Bulldog Students for Life question free speech on campus after defacement

In her 20 years of working in higher education, this is Jeni Eltink’s first time having to deal with fake posters for an organization being posted. As the director of Kirby, she deals with how to protect UMD student’s First Amendment rights.

“We want to try to keep any of the fake stuff out of here,” Eltink said.

Bulldog Students for Life, a prolife student organization at UMD, found false posters impersonating their organization around UMD on March 15.

“We are very upset that our organization continues to be targeted on campus,” Noah Maldonado, the Bulldog Students for Life president, said in a video on the Bulldog Students for Life Facebook page addressing the false posters found around the UMD campus. (Noah Maldonado is the former business manager at The Bark.)

 Photo courtesy of Bulldog Students for Life

Photo courtesy of Bulldog Students for Life

In addition to finding fake posters put up, Bulldog Students for Life has also had their club posters torn down. According to Mika Colson, the Bulldog Students for Life vice president, posters started to get torn down during the Fall 2017 semester. Bulldog Students for Life members have even witnessed people tearing posters down right in front of them.

“We’re still estimating the damages but it’s in the hundreds and hundreds of dollars,” Maldonado said.

At UMD, since the campus is connected, posters are seen more than any place that Eltink has worked previously.

“The difficulty is ten different posting areas all over campus, which is not in any way to lessen the financial burden that Bulldog Students for Life has of having their stuff torn down and replacing it or the heartache of seeing that happen, but short of staking out, there is not a whole ton that we are able to do,” Eltink said.

Bulldog Students for Life is not the only club that has experienced incidents of hostility towards their club during the 2017-2018 school year. On April 14, the Muslim Student Association at UMD had hate targeted directly towards their club.

A picture uploaded to Snapchat that included a picture of a poster promoting the Muslim Student Association Islamic Awareness Week, had the words added, “What’s next…..build a bomb workshop?” According to Ayah Abuserrieh, the vice president of the Muslim Student Association, this is the first time that an incident has happened to them.

“This is the first thing that’s happened so far. I’ve never, being in Duluth, I’ve never had any issues whatsoever of facing discrimination, or feeling like I was different at anytime,” Abuserrieh said.

Abuserrieh and other Muslim Student Association members reached out on social media to condem what had happened, and reached out to the community urging people to ask the organization questions.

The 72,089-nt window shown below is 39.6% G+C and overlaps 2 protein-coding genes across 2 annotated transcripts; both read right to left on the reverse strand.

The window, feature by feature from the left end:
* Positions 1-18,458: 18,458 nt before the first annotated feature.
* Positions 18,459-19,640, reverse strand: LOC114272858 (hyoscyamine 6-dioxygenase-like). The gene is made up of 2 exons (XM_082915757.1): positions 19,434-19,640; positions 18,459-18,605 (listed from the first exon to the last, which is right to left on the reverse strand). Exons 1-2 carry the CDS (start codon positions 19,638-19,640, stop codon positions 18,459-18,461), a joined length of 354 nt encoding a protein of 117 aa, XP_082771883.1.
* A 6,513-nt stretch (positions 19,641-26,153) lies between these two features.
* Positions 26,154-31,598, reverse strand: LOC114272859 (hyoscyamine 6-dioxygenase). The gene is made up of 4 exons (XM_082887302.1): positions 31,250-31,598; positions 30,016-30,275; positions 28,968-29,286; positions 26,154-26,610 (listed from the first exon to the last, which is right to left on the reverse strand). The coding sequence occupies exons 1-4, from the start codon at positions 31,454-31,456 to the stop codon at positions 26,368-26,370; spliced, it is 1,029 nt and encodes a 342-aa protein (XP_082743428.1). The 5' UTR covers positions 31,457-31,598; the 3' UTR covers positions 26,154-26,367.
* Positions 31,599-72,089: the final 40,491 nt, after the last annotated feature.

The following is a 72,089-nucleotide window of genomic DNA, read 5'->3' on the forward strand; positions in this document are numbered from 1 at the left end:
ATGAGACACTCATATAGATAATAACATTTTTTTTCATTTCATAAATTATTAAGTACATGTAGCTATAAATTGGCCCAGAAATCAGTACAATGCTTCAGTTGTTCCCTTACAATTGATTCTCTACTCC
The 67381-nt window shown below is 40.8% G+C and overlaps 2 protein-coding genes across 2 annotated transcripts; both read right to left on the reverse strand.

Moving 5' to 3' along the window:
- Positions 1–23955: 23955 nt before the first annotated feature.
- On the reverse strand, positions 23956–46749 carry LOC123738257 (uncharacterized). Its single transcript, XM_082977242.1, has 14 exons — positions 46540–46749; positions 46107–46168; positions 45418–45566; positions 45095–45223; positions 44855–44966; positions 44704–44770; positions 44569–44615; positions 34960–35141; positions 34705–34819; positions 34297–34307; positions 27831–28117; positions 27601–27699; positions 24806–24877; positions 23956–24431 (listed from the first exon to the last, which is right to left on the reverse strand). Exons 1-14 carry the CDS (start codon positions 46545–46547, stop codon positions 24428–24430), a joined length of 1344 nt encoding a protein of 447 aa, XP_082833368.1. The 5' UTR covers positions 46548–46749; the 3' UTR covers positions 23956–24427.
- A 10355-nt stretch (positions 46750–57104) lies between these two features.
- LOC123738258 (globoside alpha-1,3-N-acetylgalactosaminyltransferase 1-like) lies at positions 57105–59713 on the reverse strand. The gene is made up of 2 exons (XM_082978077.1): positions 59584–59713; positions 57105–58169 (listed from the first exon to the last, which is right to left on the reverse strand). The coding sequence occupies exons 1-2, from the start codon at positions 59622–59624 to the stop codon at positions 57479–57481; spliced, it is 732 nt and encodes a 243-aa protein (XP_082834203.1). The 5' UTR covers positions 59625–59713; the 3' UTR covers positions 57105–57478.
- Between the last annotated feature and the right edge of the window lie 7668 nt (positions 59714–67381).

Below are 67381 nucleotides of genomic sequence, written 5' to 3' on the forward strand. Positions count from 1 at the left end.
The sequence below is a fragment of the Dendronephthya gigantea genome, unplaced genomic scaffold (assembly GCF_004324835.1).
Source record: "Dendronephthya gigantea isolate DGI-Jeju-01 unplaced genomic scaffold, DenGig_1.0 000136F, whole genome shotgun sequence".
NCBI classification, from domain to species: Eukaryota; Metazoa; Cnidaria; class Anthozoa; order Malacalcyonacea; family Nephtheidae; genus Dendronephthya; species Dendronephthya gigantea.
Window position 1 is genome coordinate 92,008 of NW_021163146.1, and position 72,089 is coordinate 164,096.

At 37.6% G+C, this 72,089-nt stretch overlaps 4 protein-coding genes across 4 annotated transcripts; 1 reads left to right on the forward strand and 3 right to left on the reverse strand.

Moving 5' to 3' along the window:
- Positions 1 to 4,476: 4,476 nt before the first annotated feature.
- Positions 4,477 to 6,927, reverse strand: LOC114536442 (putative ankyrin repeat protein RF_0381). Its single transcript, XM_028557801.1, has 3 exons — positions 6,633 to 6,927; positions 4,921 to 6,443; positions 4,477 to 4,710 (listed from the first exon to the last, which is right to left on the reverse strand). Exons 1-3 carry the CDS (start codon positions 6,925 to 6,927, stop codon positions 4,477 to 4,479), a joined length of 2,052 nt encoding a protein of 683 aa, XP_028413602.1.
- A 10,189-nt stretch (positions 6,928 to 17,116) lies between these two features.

“Nothing is a stupid question,” Abuserrieh said.

According to Mike Kenyanya, the president of Student Association, these incidents should encourage dialogue between students on tough issues.

“Disagreement is okay, but that should be met with more dialogue, more conversation, communication,” Kenyanya said.

Kenyanya urges students to speak up when they feel that different speech needs to be present at UMD. Kenyanya adds that students are free to seek out Student Association when planning an event, like the organizers of the Speak out for Justice event on April 20.

“In terms of student culture, only students can change that,” Kenyanya said.

Students can help change student culture by reporting incidents of hostility and harassment to the Office of Student Life, Kirby Student Center Staff in Kirby 101 staff or Student Association.

If a student group is facing harassment in the Kirby tabling area, Eltink suggests that if there are two people at the booth, have one person keep talking to the harasser, while the other goes to the Kirby Welcome Desk to get staff involved.

“As quick as possible, we’ll come out and have that conversation of ‘Yes you are welcome to your perspective that this group shouldn’t be here, but guess what? They get to be here,’” Eltink said.

UMD free speech policies are complicated, according to Eltink. A significant part of her job is “parsing through” policies and best practices enforced by other universities around America. By doing this, she wants to make sure that UMD is following the best possible way of upholding the First Amendment right of students.

In the past few years, students at UMD have felt that the university has a responsibility to get involved in what campus organizations say, according to Eltink.

Even though students want the university to be involved in what these organizations say, UMD cannot get involved in the nature of what is said on campus, according to Eltink.

“The idea behind it is that when there is speech that people don’t like, its not that we shut that speech down, it’s that we provide a venue for more speech maybe expressing a different opinion,” Eltink said.

UMD can not shut down speech that is hurtful, but what Eltink suggests if students do not like the speech that a group is putting out, students should first report it to the Kirby 101 office.

If the speech is deemed not to be breaking any laws, UMD cannot get involved. When a club is reported, UMD staff sits down with the group for a non-disciplinary meeting. In the meeting, a staff member will talk to the group to make sure it doesn't happen again, according to Eltink.

“Sometimes we do have to allow speech that we know is going to offend,” Eltink said.

Eltink also suggests that people with an opposing view can start their own group or organize an event with their views to give a venue for more diverse speech.

 

News Gabriella Emme